It might have been expected for the National People’s Congress Standing Committee to proclaim that Hong Kong’s system of governance is based on an “executive-led” model. But to hear this argument coming from the Department of Justice is alarming.
The DOJ, which oversees prosecutions, has submitted an application to the Court of Appeal seeking to overturn the High Court’s decision that ruled the government’s face-mask ban unconstitutional. Apparently, it is on the grounds that the court doesn’t understand who is really the boss of this place.
The DOJ actually did this on Monday, but it seems that few alert reporters read the 30-page document until late yesterday. The SCMP’s Alvin Lum picked it up, filing a story at 10pm that was pushed off the home page by lunchtime today. It needs to be read.
The audacity is remarkable. Despite many legal precedents, including statements by Chief Justices, confirming that the Basic Law marks out a separation of powers between Hong Kong’s executive, legislative and judicial branches, the DOJ has decided to, in the parlance of the pub, have a go.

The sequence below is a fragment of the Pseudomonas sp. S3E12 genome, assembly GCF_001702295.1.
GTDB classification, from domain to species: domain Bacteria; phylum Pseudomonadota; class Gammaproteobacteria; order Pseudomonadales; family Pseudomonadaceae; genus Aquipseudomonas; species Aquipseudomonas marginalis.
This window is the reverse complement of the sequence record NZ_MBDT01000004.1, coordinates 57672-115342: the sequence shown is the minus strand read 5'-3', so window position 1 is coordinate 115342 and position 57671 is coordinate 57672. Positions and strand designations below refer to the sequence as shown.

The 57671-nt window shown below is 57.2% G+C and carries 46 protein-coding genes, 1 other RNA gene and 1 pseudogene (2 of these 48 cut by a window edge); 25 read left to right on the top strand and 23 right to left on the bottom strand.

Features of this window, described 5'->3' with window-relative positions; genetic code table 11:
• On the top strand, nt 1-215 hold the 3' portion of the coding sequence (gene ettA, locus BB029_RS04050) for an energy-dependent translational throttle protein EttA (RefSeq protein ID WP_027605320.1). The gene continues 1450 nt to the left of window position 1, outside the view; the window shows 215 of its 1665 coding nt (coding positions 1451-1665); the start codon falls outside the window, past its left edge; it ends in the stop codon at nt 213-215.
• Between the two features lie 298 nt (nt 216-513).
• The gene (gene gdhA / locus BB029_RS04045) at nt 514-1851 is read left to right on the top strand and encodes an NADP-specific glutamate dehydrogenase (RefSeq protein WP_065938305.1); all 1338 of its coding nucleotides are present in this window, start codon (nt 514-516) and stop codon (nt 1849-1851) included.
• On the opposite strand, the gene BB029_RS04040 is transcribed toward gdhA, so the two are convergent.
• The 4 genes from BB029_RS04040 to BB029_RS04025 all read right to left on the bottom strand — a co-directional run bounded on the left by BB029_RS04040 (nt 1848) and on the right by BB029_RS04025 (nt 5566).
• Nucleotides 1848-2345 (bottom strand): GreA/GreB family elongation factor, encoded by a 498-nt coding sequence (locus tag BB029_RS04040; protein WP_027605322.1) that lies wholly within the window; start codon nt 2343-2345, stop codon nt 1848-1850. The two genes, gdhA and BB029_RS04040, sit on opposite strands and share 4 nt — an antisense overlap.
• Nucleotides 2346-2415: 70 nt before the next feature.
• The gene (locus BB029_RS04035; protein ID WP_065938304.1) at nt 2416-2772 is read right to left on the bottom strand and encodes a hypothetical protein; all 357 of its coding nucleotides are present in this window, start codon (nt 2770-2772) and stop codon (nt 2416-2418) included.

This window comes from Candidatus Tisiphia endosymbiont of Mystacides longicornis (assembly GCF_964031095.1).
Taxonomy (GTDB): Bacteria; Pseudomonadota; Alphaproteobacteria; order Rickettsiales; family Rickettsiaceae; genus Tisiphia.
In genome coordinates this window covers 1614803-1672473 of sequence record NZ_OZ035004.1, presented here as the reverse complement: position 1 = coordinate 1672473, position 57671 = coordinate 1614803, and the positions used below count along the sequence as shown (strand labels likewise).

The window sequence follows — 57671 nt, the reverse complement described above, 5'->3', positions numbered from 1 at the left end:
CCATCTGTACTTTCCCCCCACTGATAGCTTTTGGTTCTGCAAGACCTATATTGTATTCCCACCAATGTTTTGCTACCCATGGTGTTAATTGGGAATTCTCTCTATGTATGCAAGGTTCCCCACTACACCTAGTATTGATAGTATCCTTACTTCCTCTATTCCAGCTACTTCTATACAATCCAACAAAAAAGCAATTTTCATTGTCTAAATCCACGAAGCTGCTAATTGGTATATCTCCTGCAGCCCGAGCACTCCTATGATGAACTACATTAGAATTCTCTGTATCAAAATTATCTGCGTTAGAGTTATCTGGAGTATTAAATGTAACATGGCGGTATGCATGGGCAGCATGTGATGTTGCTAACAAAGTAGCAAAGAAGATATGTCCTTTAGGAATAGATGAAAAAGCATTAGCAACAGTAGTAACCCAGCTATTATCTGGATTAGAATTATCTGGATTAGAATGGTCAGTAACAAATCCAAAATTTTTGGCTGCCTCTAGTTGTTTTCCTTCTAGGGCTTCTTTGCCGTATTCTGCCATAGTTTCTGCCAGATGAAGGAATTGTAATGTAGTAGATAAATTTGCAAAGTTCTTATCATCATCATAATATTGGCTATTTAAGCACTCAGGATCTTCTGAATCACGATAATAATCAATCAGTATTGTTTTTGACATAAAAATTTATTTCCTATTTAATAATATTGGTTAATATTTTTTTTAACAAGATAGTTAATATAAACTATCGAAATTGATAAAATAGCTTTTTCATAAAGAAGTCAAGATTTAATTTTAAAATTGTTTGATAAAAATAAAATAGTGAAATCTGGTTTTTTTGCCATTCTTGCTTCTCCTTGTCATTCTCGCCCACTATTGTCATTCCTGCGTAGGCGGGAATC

The document argues that, in essence, Hong Kong’s system of governance has always been “executive-led”. This alone is not worth challenging. But then it goes further, extrapolating to say this means that: “The learned judges [in the High Court] … have failed to appreciate that the system in the HKSAR does not embody the purest form of separation of power. … Before July 1, 1997, neither the British system nor the Hong Kong system was based on a rigid separation of powers.”
This is a slope that is way too slippery for Hong Kong to be heading toward. It can only be hoped that the Court of Appeal stands up not only for itself, but for the system of which it is a part. December 6 is the date when Hong Kong will know.